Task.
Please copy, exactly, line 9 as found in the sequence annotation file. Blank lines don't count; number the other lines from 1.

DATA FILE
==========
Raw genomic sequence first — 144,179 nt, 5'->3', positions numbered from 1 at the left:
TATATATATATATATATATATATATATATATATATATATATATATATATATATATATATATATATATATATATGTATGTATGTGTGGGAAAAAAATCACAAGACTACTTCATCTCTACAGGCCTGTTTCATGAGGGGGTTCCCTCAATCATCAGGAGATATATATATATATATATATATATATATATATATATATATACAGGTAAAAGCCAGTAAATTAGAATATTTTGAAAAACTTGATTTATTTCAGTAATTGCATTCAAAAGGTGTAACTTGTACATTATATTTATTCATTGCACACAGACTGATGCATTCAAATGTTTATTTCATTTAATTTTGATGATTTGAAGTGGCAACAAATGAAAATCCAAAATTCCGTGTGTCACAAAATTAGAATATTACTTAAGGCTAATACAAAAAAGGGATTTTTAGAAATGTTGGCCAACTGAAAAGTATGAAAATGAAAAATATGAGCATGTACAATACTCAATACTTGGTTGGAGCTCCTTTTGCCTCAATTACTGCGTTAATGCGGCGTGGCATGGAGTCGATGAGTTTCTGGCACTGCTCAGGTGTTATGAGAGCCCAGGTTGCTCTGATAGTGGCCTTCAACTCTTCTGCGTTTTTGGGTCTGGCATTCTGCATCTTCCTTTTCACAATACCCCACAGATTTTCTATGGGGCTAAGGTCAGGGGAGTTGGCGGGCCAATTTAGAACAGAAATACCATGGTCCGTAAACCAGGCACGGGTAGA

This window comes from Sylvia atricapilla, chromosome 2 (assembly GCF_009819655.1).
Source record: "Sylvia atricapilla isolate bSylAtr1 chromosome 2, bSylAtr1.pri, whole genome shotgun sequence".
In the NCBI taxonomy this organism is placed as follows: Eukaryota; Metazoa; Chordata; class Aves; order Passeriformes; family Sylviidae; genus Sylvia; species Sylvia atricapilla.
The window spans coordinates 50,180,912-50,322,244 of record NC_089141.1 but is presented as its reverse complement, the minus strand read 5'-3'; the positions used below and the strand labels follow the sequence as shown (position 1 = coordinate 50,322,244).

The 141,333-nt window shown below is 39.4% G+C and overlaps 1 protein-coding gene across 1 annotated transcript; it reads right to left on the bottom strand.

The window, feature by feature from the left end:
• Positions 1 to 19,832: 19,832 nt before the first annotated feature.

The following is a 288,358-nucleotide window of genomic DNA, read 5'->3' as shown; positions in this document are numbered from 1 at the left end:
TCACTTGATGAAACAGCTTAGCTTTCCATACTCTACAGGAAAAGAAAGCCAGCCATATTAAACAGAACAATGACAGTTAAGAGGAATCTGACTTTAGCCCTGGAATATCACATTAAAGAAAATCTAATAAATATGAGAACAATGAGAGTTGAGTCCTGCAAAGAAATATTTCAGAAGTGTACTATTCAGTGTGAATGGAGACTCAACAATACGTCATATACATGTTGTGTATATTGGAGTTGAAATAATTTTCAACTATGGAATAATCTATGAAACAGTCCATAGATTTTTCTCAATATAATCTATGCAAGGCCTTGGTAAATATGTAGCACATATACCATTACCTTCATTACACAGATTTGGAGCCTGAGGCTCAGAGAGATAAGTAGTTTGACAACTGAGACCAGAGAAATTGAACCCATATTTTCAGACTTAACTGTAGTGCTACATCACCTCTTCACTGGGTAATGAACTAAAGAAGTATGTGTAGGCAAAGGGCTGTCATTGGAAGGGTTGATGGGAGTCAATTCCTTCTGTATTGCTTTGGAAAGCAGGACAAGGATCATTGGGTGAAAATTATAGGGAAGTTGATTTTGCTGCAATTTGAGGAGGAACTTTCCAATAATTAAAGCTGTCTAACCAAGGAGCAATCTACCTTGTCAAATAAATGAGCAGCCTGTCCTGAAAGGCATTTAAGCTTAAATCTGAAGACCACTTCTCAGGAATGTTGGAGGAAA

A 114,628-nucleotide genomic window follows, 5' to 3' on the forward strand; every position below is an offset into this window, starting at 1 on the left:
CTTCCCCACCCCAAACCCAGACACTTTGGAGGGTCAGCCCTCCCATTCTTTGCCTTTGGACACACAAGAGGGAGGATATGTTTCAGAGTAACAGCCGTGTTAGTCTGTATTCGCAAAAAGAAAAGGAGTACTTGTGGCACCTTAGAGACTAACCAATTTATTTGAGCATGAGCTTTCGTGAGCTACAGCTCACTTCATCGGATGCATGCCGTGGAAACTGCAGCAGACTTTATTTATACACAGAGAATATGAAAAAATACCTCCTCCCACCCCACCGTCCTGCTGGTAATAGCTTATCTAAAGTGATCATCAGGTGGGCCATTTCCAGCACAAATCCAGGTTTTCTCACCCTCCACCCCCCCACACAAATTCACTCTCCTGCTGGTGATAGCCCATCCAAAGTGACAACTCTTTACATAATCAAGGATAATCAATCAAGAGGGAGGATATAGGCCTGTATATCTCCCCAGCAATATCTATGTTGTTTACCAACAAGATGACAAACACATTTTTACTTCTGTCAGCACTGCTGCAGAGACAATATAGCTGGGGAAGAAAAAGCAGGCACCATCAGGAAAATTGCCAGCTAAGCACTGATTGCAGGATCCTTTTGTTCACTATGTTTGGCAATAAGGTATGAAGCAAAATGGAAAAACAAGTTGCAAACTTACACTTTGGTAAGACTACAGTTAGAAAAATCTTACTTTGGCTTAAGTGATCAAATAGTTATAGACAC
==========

• Positions 1 to 19,832: 19,832 nt before the first annotated feature.